Plaintiff alleges that on or about May 6, 1991, June 3, 1991, and July 12, 1991, he delivered to Dime, as servicer and agent of FNMA, additional cashier's checks, each in the amount of $ 2,982.57, as payments under the alleged workout agreement (Item 1, PP 16, 19, 22; Item 92, Exhibits 39-41, 43-45, 47-49). Plaintiff claims that Dime refused to credit plaintiff's account with each of these payments, in violation of the terms of the alleged workout agreement, and subsequently returned each check to plaintiff (Item 1, PP 17, 20, 23). Plaintiff further claims that upon receipt of each returned payment, he sent Dime a "qualified written request" inquiring as to the application of the funds that had been paid to Dime, as servicer and agent of FNMA, and requesting information relating to the servicing of the loan (Id., PP 18, 21, 24; Item 92, Exhibit 42). Plaintiff submits that Dime failed to investigate and report back in response to his qualified written requests, as required by 12 U.S.C. § 2605, and that Dime violated the consumer protection provisions of section 2605 by making credit reports that indicate overdue payments in dispute (Item 1, PP 25-26).

 Defendants have denied the existence of any workout agreement with plaintiff, as well as the technical violations of section 2605 (Item 82, p. 3). They have not supplied any additional documentation of communications between Dime and plaintiff during the relevant period, nor have they explained why they continue to deny the existence of a revised repayment schedule in the face of plaintiff's supporting documentation. Defendants contend that the question of what damages are recoverable by plaintiff is not dependent on any of these facts but, rather, solely presents an issue of law for this court to determine (Item 95).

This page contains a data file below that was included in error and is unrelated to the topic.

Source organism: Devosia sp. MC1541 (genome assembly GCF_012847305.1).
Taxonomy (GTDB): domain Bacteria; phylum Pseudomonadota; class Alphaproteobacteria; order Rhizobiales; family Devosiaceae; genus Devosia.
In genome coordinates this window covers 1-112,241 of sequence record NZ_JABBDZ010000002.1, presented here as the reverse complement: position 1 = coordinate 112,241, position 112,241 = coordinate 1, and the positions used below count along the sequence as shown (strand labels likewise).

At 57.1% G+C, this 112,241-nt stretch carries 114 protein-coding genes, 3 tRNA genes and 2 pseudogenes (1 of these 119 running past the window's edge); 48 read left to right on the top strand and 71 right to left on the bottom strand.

In October 1991, several days after plaintiff had commenced the present action against defendants, Dime commenced an action against plaintiff in New York State Supreme Court for the foreclosure and sale of the mortgaged premises (Id., p. 2). Defendants submit that paragraph 31 of the mortgage agreement provided Dime with the right to bring a lawsuit to take away all of plaintiff's remaining rights in the subject property and to have the property sold pursuant to a foreclosure and sale proceeding (Id., Item 83, P 8). Dime's state Supreme Court action was dismissed without prejudice, and Dime has asserted a counterclaim in the present action for foreclosure (Item 82, p. 3; Item 24, PP14-32). Although this court would not have jurisdiction over defendants' foreclosure counterclaim if defendants had originally brought that claim before this court, the claim is a compulsory counterclaim pursuant to Fed. R. Civ. P. 13(a) because the claim arises out of the transaction or occurrence that is the subject matter of the opposing party's claim, and therefore this court has jurisdiction over it.

 Plaintiff has remained in possession of the mortgaged premises throughout the pendency of this lawsuit.


 I. Punitive Damages